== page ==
It is okay to follow up, but don't be a pest.  At the TSO, for example, we do score review two or three times a year at most.  It's an all-day job.  We are as prompt as is possible.  Don't send a score and call two days later to find out when it's being programmed.  Two months is a quick turnaround time.  Remember, all major orchestras programme at least two years in advance.

Remember that not all rejection is rejection.  There are many, many works which the MD believes in for which we cannot find a suitable home.  These remain on a shelf and in our minds, but may never get programmed, despite their merit.

Final advice:  stay in the game.  A Canadian composer submitting music to a Canadian orchestra will be taken seriously.  Your work will enter a whirlpool of programming possibilities, and if a suitable arena opens up, it might be programmed.  Most of the Canadian content on the TSO's current and coming seasons has been in our minds for several years.  Make yourself known without being a pest.  Recognize the needs of the orchestra.  Be realistic, be patient, and be confident of your vision.  

Or turn away from orchestra music and embrace the world of the new music ensemble.

More to come.

Tuesday 15 May 2012

So you sent a score to a Canadian orchestra....

Part One:  Rules of Engagement.

After years of experience with orchestras across the country, and after many questions and comments and complaints from composers, I thought it might be useful to post some observations, advice, and suggestions on the complexities of dealing with orchestras.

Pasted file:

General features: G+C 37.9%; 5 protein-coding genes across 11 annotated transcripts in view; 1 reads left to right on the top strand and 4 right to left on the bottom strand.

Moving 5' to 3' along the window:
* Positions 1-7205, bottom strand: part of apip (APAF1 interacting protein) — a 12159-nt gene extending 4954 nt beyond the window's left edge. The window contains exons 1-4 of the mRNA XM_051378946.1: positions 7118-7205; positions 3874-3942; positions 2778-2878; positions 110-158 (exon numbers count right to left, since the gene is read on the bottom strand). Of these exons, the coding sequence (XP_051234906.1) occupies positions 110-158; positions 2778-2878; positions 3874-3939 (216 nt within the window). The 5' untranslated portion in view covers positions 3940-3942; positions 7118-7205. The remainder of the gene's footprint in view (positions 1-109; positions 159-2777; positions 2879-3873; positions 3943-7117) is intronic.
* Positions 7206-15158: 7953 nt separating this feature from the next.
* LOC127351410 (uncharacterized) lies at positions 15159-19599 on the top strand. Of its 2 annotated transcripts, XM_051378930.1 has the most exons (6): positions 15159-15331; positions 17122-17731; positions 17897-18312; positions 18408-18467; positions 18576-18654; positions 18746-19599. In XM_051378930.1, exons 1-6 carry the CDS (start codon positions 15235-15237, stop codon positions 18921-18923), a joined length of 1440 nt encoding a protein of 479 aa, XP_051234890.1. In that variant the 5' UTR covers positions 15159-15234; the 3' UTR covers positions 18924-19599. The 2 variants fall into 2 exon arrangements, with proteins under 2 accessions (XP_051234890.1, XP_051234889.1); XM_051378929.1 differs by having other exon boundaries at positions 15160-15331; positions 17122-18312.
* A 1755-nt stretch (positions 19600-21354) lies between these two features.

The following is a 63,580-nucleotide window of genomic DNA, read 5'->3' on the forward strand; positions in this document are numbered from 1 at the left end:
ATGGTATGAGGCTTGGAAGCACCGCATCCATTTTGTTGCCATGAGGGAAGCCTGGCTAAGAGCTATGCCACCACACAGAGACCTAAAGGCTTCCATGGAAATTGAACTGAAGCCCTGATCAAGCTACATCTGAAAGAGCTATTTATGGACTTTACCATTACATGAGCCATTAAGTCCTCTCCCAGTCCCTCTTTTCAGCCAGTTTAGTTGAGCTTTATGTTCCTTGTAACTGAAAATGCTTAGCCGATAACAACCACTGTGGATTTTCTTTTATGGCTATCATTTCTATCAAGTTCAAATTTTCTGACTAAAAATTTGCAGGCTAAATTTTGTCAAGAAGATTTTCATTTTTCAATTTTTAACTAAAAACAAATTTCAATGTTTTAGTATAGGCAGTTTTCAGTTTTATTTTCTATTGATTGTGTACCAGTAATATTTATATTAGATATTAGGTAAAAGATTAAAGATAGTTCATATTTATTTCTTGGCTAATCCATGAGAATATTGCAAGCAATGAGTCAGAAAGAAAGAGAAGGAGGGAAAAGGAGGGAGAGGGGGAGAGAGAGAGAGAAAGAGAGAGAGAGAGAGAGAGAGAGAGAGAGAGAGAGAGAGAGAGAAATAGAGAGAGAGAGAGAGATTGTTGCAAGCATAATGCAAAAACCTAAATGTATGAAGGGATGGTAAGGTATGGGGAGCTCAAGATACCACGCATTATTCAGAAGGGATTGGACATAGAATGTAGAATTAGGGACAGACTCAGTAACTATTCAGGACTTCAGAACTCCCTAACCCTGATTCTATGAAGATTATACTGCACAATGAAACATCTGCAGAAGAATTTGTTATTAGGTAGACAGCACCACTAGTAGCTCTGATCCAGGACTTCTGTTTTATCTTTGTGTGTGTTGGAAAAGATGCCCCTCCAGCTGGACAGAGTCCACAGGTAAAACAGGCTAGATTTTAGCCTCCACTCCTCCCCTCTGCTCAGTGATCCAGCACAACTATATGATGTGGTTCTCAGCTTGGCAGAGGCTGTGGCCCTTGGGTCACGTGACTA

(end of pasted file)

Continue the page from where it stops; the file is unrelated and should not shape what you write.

The orchestral environment is a complicated one.  Many composers do not feel the need to have anything to do with orchestras.  Many others, after their first experience with an orchestra, decide not to go back into the environment.

The situation is a little awkward, because, as professionals, we need major exposure, and nothing except opera gives more high profile exposure than orchestral music.  Even a composer like John Tavener, known almost totally for his vocal music, had to have an orchestral success with "The Protecting Veil" before he became internationally known.  And it was, I believe, the only purely orchestral work he had written at the time.  But this is about career, not art.  The two are undeniably linked:  to be the best artist you can be, you need to be free to undertake the projects you are passionate about.  To be in this position, you need to build a substantial career.  But unless you really need the orchestra, it might make sense to look elsewhere to fulfill your artistic vision.

The lesson is simple:  the orchestra world has an internal life of its own.  If you don't like it, don't engage it.  I always cite the example of Ligeti.  After the first several orchestral masterpieces, he more or less completely turned his back on the orchestra, preferring at most a chamber orchestra for the violin and piano concertos and the final Hamburg Concerto.  Here was a composer who could have picked up the phone and called any orchestra in the world and told them he wanted to compose a new work for them.  Any orchestra would have moved heaven and earth to get a new work from Ligeti.  But he seemed to have no use for the ensemble any more.

If you have decided to pursue orchestral composition, there are a few basic "rules" to keep in mind when starting out.

Basic rule 1:  you will never succeed in bending an orchestra to your will.  Do not imagine even for a minute that you can "demand" anything from a professional orchestra.  Orchestras are living organisms, with complex internal structures which are generally invisible from the outside.  The dynamics which guide activities are opaque.  It is safe to assume that the Music Director is in charge of everything musical, but even the MD has to make adjustments.  All artistic organizations depend on the synergy of the artistic director and the administrative director.  They exist in a symbiosis:  the MD envisions artistic projects, and the General Manager (or equivalent) figures out how to implement them.  Not all things are always possible.